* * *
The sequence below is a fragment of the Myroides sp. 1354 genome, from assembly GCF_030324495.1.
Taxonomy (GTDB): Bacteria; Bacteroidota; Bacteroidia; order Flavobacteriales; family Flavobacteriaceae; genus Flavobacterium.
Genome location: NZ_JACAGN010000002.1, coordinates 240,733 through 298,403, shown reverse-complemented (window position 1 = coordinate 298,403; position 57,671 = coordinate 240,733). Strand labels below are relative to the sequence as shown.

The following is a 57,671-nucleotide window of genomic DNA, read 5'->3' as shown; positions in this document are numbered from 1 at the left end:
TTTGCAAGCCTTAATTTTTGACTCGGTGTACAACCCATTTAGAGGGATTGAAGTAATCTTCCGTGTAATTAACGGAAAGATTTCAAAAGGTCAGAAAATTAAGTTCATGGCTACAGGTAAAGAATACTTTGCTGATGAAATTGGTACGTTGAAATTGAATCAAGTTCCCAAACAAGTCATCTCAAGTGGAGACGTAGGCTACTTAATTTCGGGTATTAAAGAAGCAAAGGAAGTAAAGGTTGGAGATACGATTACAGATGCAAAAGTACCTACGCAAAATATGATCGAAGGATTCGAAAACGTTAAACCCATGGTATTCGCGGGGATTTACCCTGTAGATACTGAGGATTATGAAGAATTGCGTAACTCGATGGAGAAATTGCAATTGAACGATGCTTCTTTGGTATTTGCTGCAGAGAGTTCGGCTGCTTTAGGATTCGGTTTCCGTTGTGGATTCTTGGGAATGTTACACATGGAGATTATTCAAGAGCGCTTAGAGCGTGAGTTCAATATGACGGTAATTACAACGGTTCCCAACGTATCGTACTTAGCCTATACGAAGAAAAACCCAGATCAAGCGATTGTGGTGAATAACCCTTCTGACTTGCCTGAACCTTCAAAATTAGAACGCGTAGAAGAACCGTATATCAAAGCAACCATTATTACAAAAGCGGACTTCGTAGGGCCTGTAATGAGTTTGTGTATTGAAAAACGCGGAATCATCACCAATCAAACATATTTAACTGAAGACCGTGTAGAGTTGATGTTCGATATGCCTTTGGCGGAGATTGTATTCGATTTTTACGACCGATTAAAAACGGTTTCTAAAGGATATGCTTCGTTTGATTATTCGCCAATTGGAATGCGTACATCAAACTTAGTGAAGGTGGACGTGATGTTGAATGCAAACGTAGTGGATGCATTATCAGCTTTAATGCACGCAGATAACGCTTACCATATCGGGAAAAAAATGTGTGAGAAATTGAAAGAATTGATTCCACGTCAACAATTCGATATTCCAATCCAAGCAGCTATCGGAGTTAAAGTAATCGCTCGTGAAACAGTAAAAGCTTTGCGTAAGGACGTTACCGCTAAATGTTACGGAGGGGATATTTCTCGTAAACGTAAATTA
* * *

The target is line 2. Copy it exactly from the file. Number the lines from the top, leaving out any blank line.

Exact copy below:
Taxonomy (GTDB): Bacteria; Bacteroidota; Bacteroidia; order Flavobacteriales; family Flavobacteriaceae; genus Flavobacterium.